Voicemail to October

by Anneliese Schneider


It’s autumn, knocking on the back of my head. It’s everyone
Else with their faraway voices, talking to other
Faraway voices. No. Long-distance communication, and
The way their voices leak, leak, an accident in here and how.

Leaves wave-rolling in the wake of a truck, the detritus
Dances. I dance, just a little, nodding along to something
No one else can hear. No longer in use, the oak leaf wasting
Its lovely curving edges on the concrete. I sweep it from the
Bottom of my shoe. What is the word that escapes me? Or,

What was the secret? like the squirrel slow bouncing over
The dry grass, I make too much noise for this frame. Burying seeds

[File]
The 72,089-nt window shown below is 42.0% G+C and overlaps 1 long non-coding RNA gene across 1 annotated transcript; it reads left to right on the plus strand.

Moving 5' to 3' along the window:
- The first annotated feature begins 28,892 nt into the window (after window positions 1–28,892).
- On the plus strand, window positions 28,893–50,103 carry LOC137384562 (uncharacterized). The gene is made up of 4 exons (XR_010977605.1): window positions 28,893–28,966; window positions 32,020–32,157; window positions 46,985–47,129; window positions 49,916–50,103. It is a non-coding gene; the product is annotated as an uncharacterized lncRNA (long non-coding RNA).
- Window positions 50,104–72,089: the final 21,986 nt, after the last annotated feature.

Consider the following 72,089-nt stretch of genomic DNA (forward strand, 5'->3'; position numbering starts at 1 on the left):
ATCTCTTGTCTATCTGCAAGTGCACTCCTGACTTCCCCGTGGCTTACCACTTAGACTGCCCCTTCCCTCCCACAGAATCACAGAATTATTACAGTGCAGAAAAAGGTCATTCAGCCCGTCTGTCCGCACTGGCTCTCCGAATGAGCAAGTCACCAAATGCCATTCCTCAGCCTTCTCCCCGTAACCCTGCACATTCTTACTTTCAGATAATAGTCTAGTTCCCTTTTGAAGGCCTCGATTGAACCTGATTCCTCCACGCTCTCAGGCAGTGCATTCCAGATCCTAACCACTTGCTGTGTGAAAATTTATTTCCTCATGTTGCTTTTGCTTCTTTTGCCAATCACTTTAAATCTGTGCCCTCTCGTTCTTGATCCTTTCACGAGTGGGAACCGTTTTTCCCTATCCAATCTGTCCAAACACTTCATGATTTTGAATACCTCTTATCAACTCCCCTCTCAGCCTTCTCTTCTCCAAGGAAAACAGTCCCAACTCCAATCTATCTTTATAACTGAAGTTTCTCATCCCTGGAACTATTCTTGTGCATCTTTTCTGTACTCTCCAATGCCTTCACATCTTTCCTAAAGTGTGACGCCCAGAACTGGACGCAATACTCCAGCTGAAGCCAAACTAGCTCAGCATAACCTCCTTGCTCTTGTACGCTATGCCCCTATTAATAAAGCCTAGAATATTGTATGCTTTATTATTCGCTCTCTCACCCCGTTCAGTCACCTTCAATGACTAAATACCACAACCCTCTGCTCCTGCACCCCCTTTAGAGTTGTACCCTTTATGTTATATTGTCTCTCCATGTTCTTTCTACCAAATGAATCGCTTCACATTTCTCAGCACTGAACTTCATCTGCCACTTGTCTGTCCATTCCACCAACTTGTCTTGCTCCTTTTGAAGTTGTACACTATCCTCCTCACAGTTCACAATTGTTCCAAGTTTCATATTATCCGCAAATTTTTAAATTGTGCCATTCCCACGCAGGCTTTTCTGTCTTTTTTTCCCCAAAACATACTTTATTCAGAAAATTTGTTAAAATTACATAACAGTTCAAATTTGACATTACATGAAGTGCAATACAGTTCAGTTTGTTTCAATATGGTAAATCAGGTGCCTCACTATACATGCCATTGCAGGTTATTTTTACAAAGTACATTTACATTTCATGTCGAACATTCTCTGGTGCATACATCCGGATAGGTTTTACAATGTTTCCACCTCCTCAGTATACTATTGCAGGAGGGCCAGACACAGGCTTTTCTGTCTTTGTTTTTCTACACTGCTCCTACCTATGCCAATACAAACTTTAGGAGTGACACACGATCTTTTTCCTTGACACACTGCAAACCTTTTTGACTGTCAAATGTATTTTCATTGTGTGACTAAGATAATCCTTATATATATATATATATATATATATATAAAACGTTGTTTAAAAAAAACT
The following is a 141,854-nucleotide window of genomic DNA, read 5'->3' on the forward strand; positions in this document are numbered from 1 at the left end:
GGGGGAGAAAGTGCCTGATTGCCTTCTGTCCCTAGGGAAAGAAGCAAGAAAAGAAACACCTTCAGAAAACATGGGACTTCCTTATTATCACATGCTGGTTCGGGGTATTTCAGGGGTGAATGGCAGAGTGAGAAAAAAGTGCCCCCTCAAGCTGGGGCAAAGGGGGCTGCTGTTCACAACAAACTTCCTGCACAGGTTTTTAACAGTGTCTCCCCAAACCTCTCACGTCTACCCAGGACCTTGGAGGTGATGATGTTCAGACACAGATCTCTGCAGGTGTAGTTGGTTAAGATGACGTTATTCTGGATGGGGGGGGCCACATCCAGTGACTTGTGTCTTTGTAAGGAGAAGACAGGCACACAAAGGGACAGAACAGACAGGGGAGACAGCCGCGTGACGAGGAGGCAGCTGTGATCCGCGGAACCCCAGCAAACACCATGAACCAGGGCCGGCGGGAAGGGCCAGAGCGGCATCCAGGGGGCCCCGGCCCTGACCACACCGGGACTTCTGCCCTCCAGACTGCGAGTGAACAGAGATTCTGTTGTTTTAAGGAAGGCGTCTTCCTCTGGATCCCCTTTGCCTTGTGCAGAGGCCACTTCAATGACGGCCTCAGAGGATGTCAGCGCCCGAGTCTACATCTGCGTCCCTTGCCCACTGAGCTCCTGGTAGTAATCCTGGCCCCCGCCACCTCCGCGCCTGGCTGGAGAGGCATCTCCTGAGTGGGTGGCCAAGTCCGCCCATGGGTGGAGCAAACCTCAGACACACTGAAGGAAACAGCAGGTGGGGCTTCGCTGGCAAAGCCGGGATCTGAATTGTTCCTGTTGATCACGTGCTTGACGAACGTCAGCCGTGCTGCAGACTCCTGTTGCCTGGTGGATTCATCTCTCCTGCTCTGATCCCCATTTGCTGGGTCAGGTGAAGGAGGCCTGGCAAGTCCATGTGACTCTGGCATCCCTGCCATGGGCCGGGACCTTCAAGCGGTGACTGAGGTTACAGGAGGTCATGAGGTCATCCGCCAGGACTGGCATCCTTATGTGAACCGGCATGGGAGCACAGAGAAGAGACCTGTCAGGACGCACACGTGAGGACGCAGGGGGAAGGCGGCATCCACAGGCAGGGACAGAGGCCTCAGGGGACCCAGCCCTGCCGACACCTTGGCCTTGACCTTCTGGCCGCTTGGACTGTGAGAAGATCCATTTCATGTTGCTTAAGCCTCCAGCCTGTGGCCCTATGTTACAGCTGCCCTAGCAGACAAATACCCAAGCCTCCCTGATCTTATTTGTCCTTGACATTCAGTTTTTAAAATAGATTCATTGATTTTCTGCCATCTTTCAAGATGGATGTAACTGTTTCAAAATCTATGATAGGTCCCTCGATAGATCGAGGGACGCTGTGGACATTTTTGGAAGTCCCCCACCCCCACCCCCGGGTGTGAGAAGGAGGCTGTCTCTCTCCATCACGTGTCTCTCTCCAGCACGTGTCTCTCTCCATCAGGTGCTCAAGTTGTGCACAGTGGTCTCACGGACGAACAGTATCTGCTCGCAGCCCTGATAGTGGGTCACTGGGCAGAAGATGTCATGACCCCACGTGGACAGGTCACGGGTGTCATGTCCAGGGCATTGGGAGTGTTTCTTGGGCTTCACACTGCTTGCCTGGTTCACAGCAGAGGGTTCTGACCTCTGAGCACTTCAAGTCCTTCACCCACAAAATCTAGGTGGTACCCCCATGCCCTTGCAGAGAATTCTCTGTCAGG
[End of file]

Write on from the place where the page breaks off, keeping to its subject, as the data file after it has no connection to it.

In the ground, forgetting where they are. What was it I was saying?

That I won’t be happy until the hills have set themselves on fire.
No, not until the scars on the back my hands heal, and I learn
How to say something about the water that the water hasn’t already said
For itself. Running, running, like my voice on its way back down my
Own throat. Stumbling over the little stone words clicking against

my teeth, like isomorphic and contention and like entativity, that
impossible condition of anything thing being the thing itself. It’s
the words I learned, that smooth edged pocketful I didn’t skip
out over the water. But remembered, like a person who keeps
their promises, like the laugh I used to laugh. Just for this, just now.


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